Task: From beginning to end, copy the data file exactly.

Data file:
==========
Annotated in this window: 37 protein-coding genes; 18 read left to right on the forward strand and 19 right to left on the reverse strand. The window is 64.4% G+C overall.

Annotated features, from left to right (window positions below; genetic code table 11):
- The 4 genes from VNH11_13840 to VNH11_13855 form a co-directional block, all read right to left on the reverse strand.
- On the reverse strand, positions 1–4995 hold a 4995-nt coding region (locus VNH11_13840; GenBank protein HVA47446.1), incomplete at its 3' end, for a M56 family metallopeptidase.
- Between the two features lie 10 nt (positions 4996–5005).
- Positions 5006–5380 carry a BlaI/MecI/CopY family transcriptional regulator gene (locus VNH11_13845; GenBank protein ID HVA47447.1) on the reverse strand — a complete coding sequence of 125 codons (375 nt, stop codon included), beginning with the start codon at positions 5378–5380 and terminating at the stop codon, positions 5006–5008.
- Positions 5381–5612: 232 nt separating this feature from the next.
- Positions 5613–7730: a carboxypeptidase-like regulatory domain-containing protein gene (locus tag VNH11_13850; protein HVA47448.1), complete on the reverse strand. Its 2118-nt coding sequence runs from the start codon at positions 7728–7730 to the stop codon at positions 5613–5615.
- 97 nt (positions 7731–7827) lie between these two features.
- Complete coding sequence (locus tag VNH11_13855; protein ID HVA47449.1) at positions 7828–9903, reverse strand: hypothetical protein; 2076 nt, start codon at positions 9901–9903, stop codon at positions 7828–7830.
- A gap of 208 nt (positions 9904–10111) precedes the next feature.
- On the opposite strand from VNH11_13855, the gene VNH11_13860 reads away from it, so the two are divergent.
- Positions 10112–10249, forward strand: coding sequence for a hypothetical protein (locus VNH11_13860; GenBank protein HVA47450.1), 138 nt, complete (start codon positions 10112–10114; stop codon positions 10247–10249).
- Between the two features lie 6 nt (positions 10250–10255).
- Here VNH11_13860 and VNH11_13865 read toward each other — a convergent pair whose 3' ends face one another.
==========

Annotated in this window: 37 protein-coding genes; 18 read left to right on the forward strand and 19 right to left on the reverse strand. The window is 64.4% G+C overall.

Annotated features, from left to right (window positions below; genetic code table 11):
- The 4 genes from VNH11_13840 to VNH11_13855 form a co-directional block, all read right to left on the reverse strand.
- On the reverse strand, positions 1–4995 hold a 4995-nt coding region (locus VNH11_13840; GenBank protein HVA47446.1), incomplete at its 3' end, for a M56 family metallopeptidase.
- Between the two features lie 10 nt (positions 4996–5005).
- Positions 5006–5380 carry a BlaI/MecI/CopY family transcriptional regulator gene (locus VNH11_13845; GenBank protein ID HVA47447.1) on the reverse strand — a complete coding sequence of 125 codons (375 nt, stop codon included), beginning with the start codon at positions 5378–5380 and terminating at the stop codon, positions 5006–5008.
- Positions 5381–5612: 232 nt separating this feature from the next.
- Positions 5613–7730: a carboxypeptidase-like regulatory domain-containing protein gene (locus tag VNH11_13850; protein HVA47448.1), complete on the reverse strand. Its 2118-nt coding sequence runs from the start codon at positions 7728–7730 to the stop codon at positions 5613–5615.
- 97 nt (positions 7731–7827) lie between these two features.
- Complete coding sequence (locus tag VNH11_13855; protein ID HVA47449.1) at positions 7828–9903, reverse strand: hypothetical protein; 2076 nt, start codon at positions 9901–9903, stop codon at positions 7828–7830.
- A gap of 208 nt (positions 9904–10111) precedes the next feature.
- On the opposite strand from VNH11_13855, the gene VNH11_13860 reads away from it, so the two are divergent.
- Positions 10112–10249, forward strand: coding sequence for a hypothetical protein (locus VNH11_13860; GenBank protein HVA47450.1), 138 nt, complete (start codon positions 10112–10114; stop codon positions 10247–10249).
- Between the two features lie 6 nt (positions 10250–10255).
- Here VNH11_13860 and VNH11_13865 read toward each other — a convergent pair whose 3' ends face one another.